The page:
Eve Boatright isn’t prepared to openly criticize motorists speeding past her bookshop along U.S. 23/441 south of Franklin. The British transplant has a keen sense of humor, and recognizes those criticized could, in turn, question her ability to drive on the right side of the road — literally.
Boatright, however, does believe the traffic flow along U.S. 441 seems too fast for such a heavily used traffic corridor.
“When you are right on it like this, you see people don’t slow even when it’s raining,” said Boatright, who represents the second half of the store’s name, Millie and Eve’s Used Book Store. “But, location wise, I wouldn’t want to be anywhere else.”
She means it. When the bookstore was forced by rising rent to change locations this month, the two business partners sought and found another storefront a couple miles closer to Franklin on U.S. 23/441. They didn’t want to kiss goodbye to the incredible amount of pass-by traffic, and subsequent drop-ins, this highway provides.
U.S. 23/441 is locally known as the Georgia Road. It’s so dubbed because the five-lane highway connects North Carolina and Georgia. This 10-mile or so stretch of road has experienced explosive growth since representatives from the two states met at the connecting line in the mid 1990s for a highway-ribbon cutting. That growth, and the corresponding increase in traffic, doesn’t pass un-remarked in a proposed comprehensive transportation plan for Macon County.
“While congestion is not yet an issue, mobility is compromised by the numerous driveway cuts, unsignalized left turns and density of traffic signals,” the proposed plan notes. “A look at this stretch of US 23/441 as a whole reveals 73 crashes took place from June 1, 2007 to May 31, 2010. The majority of these were ‘rear end’ or ‘left turn’ accident types.”
When the committee putting together the plan asked residents their opinions, “respondents expressed the problems along U.S. 23-441 using the following terminology: bottleneck, too many red lights, too many access roads, congested, unsafe, too many people trying to turn, too many lanes, it sets people up for accidents, not easy to maneuver, consider a median, middle turn lane is too dangerous, extremely dangerous, terrible, stop and go, crazy, disaster, gridlock, and ingress and egress are tragedies waiting to happen.”
“It’s a horror,” said Eric Hendrix, a Macon County resident who operates Eric’s Fresh Fish Market in Sylva, and who plans next month to open a second fish market in Franklin. “U.S. 441 South is what Sylva does not want N.C. 107 to become.”
Jackson County residents are embroiled in a debate about how or whether to “fix” N.C. 107 from Sylva to Western Carolina University. One option the state proposed was to build a bypass around the problem, prompting opponents to rally for “smart” roads versus new ones.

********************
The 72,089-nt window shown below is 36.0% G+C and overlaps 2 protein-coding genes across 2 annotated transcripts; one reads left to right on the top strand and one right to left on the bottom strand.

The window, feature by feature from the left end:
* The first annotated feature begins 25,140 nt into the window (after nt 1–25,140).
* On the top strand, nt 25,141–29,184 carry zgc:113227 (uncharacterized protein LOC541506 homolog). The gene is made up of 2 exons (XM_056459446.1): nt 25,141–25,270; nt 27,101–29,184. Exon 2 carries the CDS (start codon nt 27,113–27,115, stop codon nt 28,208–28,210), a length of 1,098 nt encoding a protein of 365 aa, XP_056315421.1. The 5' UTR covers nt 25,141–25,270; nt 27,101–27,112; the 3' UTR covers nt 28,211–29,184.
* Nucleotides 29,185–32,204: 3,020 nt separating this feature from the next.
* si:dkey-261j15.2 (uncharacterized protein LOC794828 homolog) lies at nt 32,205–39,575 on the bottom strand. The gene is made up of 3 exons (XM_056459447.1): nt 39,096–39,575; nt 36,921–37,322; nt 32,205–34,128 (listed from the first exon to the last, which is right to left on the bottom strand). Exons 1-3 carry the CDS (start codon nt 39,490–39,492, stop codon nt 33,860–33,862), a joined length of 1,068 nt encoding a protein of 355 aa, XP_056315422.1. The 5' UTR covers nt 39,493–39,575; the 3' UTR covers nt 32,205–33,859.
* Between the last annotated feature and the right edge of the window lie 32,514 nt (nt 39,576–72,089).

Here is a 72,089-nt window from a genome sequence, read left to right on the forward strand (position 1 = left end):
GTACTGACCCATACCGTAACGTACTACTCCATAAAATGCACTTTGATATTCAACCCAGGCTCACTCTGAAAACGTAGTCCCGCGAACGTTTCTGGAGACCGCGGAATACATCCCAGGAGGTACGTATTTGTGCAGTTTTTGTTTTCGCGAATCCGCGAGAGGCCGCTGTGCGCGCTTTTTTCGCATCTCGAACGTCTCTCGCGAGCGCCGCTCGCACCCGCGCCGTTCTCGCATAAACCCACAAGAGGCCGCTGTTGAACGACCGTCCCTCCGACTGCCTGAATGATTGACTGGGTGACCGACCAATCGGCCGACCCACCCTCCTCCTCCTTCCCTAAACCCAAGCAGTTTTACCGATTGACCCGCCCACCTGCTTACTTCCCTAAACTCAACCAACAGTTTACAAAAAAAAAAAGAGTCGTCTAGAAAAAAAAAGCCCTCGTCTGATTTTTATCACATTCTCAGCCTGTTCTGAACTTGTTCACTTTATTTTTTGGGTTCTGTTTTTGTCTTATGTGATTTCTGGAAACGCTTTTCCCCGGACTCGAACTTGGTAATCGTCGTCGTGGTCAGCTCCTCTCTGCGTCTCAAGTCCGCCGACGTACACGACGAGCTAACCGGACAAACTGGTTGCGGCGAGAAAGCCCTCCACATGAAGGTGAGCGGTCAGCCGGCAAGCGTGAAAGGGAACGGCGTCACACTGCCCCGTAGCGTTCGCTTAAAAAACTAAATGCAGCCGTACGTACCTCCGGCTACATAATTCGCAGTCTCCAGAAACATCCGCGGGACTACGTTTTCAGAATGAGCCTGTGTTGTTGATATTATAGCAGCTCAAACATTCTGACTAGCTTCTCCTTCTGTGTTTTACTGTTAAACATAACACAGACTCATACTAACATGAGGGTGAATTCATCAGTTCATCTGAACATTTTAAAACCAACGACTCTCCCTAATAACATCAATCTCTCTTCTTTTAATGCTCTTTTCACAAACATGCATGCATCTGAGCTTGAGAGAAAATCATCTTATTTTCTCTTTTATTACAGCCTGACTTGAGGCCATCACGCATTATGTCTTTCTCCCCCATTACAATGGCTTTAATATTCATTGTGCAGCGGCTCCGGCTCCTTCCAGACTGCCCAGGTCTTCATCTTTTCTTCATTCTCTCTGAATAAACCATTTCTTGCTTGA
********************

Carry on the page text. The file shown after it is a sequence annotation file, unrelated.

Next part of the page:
A bypass solution around U.S. 441 certainly isn’t on the horizon for Macon County. Instead, the proposed traffic plan suggests redesigning this section of road to a boulevard concept by removing the center turn lane and adding a median. Instead of making left-turns across lanes of oncoming traffic, motorists would make U-turns at stoplights to access businesses on the other side of the road.
Additionally, the transportation committee said there is local support for the plan, called a “super-street” design. The traffic pattern is currently all the rage since N.C. State University released a major study showing super-streets result in dual reductions of travel time and accidents.
The town of Waynesville has endorsed a similar redesign of its busiest thoroughfare, Russ Avenue, as a boulevard concept. Smart road advocates in Sylva want to see similar treatment of N.C. 107.
MaAron Cabe of The Gallery of Gems and Minerals along U.S. 23/441 did his own traffic count once, part of an effort to get a stoplight installed at a nearby intersection following a bad wreck. He tallied 20,000 cars a day.
Cabe didn’t get the stoplight. But he remains adamant that safety improvements near the store are badly needed. A popular movie theater is nearby, and there are several wrecks a year, he said.
The corridor is also home to many restaurants, Lowe’s Home Improvement, The UPS Store, the Fun Factory, the Macon County Fairgrounds, the Smoky Mountain Center for the Performing Arts. And, via spur roads, K-Mart, Southwestern Community College the Macon County Public Library and more.
Ryan Sherby, a transportation planner with the Southwestern Development Commission, a regional agency for the state’s seven westernmost counties, said he hopes people take time to comment on the proposal.
“It helps the committee to hear from the public,” Sherby said. “Everything we’ve heard so far has been on Needmore Road, and we’d like for people to look at the county as a whole.”
Needmore Road, a reference to a 3.3-mile gravel portion of road in Macon and Swain counties that the state has proposed paving and widening, isn’t actually contained in the plan. It’s too far along in the process. But, as is the case in Jackson County with the proposed bypass around N.C. 107, Needmore Road in Macon County has dominated most discussions here when it comes to transportation.
Sherby said the timetable calls for the committee to review the comments, and then to hammer-out a final version of the plan. It could be in front of county commissioners for consideration as soon as the June or July meetings, he said.
Want to weigh in?
Comment will be taken from 4:30 p.m. to 7 p.m. March 24 at Franklin’s town hall.
The suggested Comprehensive Transportation Plan tackles many road issues in Macon County. An adopted plan will give Macon County a leg-up on getting road projects prioritized with the N.C. Department of Transportation, which awards extra points (10 to be exact) when considering suggested improvements.
View the plan at: www.regiona.org/Macon_CTP.htm